Greece will accept NHS paper card as proof of vaccination
This post contains references to products from one or more of our advertisers. We may receive compensation when you click on links to those products. Terms apply to the offers listed on this page. For an explanation of our Advertising Policy, visit this page.
Greece is preparing to welcome tourists back en masse this summer. Among those allowed in will be Brits, Americans and other Europeans. But, travellers looking to venture to Greece must meet the entry requirements, including either being fully vaccinated or having a negative COVID-19 PCR test result.
For many, having the ability to enter Greece as a fully vaccinated traveller without the need for any additional testing could mean an easier experience. On Tuesday, Greek Tourism Minister Harry Theoharis told The Times that fully vaccinated Brits would only need their handwritten paper NHS card as proof of inoculation.
“Until the U.K. has a digital passport, we have seen the paper cards that are provided with the two vaccine appointment dates and we are recognising them,” Theoharis told The Times. “They can be used on the ground and at the borders.”
The U.K. and the EU are still working on developing their own versions of a digital vaccine passport. Last week, officials with the Tourism Industry Emergency Response Group were told that the British government would have a system in place that would allow British travellers to show their proof of vaccination in a digital format by the time international travel is set to resume. Currently, the U.K. is aiming for a date of 17 May for a return to international travel, though it could still be pushed back.
“We aim to give people the ability to prove their vaccine status by the time international travel restarts where other countries require it,” a government official said on a conference call last week.
Until then, Greece’s announcement will ensure that Brits who are looking to go on holiday will be permitted to do so even if the digital technology isn’t quite ready.
Travellers who are looking to go to Greece when travel resumes who have not yet been fully vaccinated will be allowed to do so, but they must have proof of a negative COVID-19 PCR test result, carried out no more than 72 hours prior to arrival. The guidance on testing may change to allow rapid antigen tests, rather than pricier PCR tests for incoming unvaccinated tourists. There will also be random spot checks on arrival in Greece.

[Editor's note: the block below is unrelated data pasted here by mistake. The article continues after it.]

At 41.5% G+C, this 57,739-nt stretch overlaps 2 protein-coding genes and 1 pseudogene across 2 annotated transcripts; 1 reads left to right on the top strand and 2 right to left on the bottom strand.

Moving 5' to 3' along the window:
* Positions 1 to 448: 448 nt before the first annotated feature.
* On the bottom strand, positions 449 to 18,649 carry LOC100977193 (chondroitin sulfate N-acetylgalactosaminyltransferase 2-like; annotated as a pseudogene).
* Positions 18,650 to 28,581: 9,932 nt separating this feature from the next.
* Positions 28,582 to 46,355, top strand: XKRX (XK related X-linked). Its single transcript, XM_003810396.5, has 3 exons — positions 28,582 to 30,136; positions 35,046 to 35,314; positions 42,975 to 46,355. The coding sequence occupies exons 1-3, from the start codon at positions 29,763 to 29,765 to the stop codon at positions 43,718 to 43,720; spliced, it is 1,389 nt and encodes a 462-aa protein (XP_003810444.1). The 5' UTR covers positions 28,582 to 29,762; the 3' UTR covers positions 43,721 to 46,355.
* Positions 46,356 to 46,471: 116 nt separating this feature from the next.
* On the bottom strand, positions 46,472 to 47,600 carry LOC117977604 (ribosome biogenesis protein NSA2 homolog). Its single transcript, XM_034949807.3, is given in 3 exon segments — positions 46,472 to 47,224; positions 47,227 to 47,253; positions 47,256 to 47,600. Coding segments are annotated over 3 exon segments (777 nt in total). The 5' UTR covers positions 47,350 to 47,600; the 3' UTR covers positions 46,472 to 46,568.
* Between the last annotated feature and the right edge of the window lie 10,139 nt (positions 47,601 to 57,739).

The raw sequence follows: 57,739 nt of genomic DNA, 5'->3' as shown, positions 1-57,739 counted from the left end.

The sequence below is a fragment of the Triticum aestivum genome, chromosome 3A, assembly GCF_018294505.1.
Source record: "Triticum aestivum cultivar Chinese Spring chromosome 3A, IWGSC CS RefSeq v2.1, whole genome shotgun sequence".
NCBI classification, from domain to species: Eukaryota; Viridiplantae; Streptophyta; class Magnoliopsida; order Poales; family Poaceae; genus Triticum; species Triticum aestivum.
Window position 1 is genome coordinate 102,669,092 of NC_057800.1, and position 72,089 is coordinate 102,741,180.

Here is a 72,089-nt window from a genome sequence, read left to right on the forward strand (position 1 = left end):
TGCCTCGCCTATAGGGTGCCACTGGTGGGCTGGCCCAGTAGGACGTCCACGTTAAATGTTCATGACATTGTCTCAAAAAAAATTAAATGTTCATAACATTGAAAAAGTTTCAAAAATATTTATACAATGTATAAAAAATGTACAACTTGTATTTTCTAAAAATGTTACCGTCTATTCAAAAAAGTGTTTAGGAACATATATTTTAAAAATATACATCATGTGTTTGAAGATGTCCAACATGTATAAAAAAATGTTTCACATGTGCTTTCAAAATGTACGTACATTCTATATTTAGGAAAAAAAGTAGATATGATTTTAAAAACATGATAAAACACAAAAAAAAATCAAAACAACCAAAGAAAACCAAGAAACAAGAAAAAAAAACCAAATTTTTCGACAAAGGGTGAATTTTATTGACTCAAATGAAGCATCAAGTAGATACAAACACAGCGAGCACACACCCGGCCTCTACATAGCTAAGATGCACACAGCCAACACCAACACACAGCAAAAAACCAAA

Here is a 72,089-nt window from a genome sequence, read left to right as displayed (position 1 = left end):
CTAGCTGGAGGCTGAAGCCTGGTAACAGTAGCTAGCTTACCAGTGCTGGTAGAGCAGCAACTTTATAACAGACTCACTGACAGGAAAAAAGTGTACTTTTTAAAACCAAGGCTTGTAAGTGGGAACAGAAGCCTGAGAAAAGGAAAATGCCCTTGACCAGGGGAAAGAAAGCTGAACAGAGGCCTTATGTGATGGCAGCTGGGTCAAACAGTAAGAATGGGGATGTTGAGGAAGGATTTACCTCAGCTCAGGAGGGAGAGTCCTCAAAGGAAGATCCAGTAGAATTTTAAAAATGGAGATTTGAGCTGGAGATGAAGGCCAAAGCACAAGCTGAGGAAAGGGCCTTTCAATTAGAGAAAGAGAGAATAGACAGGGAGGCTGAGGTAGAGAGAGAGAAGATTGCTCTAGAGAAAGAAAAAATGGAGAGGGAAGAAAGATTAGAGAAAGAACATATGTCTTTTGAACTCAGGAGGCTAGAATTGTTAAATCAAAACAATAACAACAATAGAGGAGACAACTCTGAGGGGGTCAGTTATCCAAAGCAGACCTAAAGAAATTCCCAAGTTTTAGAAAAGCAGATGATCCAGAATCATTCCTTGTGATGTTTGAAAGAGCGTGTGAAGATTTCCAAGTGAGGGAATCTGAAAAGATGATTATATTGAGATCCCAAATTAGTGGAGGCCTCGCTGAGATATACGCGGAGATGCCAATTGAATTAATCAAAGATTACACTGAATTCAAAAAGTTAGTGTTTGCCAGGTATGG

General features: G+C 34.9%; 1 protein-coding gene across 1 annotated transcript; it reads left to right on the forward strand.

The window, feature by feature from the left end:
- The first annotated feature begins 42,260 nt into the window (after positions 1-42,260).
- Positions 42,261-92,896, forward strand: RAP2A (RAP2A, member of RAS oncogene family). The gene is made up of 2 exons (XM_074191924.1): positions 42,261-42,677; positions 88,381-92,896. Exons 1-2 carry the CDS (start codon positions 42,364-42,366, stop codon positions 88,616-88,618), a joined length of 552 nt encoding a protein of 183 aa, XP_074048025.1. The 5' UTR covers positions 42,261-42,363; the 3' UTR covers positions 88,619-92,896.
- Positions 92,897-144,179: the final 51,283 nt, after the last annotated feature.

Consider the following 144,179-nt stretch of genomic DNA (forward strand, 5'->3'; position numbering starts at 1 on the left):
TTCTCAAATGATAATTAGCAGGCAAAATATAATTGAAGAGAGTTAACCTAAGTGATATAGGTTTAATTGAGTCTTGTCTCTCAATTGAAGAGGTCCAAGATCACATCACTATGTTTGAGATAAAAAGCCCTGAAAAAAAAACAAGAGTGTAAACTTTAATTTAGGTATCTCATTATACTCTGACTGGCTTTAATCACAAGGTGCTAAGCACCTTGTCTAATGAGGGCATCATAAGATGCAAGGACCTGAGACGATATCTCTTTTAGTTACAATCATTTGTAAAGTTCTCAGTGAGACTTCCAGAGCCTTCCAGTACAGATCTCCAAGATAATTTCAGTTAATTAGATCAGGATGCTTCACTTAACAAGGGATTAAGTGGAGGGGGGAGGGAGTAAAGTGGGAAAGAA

Amid the news that Greece will allow Brits in with their paper NHS vaccination record, Portugal has said that it will not allow incoming travellers to show the same as proof of inoculation. Portuguese Tourism Minister Rita Marques said that the country will not accept the paper NHS card as proof of vaccination because of the high risk of forgery.
“As you can imagine, a piece of paper with some handwriting is not considered to be as secure as we would like,” Marques said. “It is very important that we avoid fraud and an integrated digital pass is the way forward, with a QR code. We are working with the European Commission to have in place a system that will allow us to welcome holidaymakers safely.”
Even when there is eventually a digital health passport available to Brits — or those who can get into Greece with just their paper NHS slip — proof of vaccination will not allow for eased entry restrictions on return to the U.K. Under the current traffic light system, countries will be categorised based on their risk level: red for high risk, amber for medium risk and green for low risk.
While we don’t yet know which countries will be categorised in which traffic light level, both Greece and Portugal are hopeful they will be on the green list, given their low infection rates and high vaccination rates. Even if that is the case, arrivals entering England from even the lowest-risk green countries will still need to have two negative COVID-19 test results: one prior to departure, which can be a lateral flow device, and one on arrival or within two days of arrival, which must be a PCR test.
Featured photo by Igor Tichonow/EyeEm/Getty Images.
Welcome to The Points Guy!